Point-and-shoot digital cameras have been struggling. According to NPD's Retail Tracking Service, in 2010, the highly penetrated devices declined 5 percent in units.
On March 16 at the Samsung Experience product showcase in New York, the digital camera market took a baby step toward addressing the Web-based photo-sharing capabilities of smartphones when Samsung formally introduced the Wi-Fi-equipped, social network-savvy SH100 that was first announced at CES. Within a week, though, digital cameras were back to feeling the heat.
At a CTIA Wireless expo event punctuated by the repeated wearing and removing of 3D glasses and market information from DisplaySearch and In-Stat, Sprint and HTC announced the EVO 3D. The handset marks a significant upgrade to the very successful EVO 4G, the first WiMax smartphone announced at last year's CTIA.
NPD recently cited the EVO 4G as the best-selling large-screen handset in 2010. The EVO's 3D auto stereoscopic display can accommodate the relatively rare 3D movies and the even more rare 3D Android games, but what partners HTC and Sprint talked up was the potential for the smartphone's dual lenses to capture 3D photos and videos, an area of high interest to consumers, according to NPD's 3D 360 Monitor.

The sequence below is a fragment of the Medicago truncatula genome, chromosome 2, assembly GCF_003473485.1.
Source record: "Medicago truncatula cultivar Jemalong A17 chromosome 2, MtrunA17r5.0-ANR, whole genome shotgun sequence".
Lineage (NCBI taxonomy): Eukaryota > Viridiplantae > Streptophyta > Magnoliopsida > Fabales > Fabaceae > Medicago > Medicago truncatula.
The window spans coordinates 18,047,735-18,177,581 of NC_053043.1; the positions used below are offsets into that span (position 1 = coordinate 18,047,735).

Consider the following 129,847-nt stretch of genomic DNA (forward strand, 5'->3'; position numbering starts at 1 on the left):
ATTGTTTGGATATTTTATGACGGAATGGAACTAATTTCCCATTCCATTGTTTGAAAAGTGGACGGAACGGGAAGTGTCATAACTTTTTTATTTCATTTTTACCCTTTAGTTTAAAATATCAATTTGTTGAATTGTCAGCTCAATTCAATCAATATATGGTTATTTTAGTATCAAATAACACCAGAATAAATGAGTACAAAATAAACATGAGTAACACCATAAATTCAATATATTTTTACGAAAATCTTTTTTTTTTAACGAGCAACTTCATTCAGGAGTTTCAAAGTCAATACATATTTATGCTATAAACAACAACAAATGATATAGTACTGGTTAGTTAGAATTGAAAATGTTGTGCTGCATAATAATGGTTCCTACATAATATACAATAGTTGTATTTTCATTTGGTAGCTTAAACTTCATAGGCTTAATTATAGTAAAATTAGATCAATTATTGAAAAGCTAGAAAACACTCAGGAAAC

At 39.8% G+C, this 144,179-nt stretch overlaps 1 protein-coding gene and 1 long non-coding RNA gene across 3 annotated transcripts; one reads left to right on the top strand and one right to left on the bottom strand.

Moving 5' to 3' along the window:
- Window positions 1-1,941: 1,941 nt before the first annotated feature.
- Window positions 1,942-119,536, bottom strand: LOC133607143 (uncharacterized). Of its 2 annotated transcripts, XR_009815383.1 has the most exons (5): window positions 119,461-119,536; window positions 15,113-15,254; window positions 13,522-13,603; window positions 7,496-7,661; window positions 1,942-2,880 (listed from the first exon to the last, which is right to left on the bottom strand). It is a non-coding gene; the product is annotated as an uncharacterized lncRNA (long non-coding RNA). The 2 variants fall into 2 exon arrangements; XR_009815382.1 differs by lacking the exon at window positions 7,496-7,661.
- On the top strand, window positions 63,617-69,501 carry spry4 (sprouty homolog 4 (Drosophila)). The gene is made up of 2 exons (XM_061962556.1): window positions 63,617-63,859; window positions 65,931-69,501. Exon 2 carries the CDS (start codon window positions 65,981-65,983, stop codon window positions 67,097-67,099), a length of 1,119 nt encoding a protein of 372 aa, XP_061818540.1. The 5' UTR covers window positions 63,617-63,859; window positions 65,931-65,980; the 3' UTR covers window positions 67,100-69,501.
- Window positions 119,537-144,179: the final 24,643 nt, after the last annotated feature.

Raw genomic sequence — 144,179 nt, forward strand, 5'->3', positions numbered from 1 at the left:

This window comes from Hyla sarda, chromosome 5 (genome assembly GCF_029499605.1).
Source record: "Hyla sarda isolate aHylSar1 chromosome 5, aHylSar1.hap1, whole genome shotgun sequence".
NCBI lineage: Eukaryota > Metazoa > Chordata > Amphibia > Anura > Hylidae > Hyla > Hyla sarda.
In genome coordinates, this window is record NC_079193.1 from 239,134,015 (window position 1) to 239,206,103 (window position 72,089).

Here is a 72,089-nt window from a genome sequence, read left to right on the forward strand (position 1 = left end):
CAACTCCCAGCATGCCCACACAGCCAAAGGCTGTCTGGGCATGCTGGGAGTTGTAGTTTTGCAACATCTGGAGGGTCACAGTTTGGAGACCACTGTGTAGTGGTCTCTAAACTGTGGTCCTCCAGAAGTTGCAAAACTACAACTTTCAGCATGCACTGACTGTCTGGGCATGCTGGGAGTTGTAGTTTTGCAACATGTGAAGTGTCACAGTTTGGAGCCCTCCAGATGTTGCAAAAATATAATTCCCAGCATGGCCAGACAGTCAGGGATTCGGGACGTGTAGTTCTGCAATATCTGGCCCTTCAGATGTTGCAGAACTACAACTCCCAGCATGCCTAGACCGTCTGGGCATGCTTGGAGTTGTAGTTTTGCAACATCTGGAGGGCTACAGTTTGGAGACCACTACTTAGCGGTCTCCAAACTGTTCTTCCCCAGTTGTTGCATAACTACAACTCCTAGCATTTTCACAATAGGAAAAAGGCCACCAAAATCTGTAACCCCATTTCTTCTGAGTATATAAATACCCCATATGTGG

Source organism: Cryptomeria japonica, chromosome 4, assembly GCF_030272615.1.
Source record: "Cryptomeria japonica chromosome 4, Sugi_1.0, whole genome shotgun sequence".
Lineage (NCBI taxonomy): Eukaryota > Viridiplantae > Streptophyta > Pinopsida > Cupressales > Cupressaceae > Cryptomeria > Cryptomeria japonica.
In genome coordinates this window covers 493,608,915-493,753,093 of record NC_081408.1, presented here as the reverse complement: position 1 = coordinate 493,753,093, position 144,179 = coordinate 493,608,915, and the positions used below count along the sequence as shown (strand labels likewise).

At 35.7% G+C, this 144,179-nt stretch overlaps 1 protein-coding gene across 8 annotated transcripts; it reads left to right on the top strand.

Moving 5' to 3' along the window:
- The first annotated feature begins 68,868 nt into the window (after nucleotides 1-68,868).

There are some significant limitations imposed by the handset's parallax barrier display overlay enabling the 3D. For example, the effect disappears when the phone is in portrait mode. However, unlike other cameras that can generate 3D photos with a single lens, the EVO 3D can capture HD video in 3D. And while Sprint did not announce subsidized pricing for the handset, it is likely to come in closer to the $200 of the original EVO 4G than the $400 or more many retailers charge for the Fujifilm FinePix REAL 3D W1. According to NPD's 3D 360 Monitor, only 2 percent of consumers are aware of the existence of 3D digital cameras. … Read more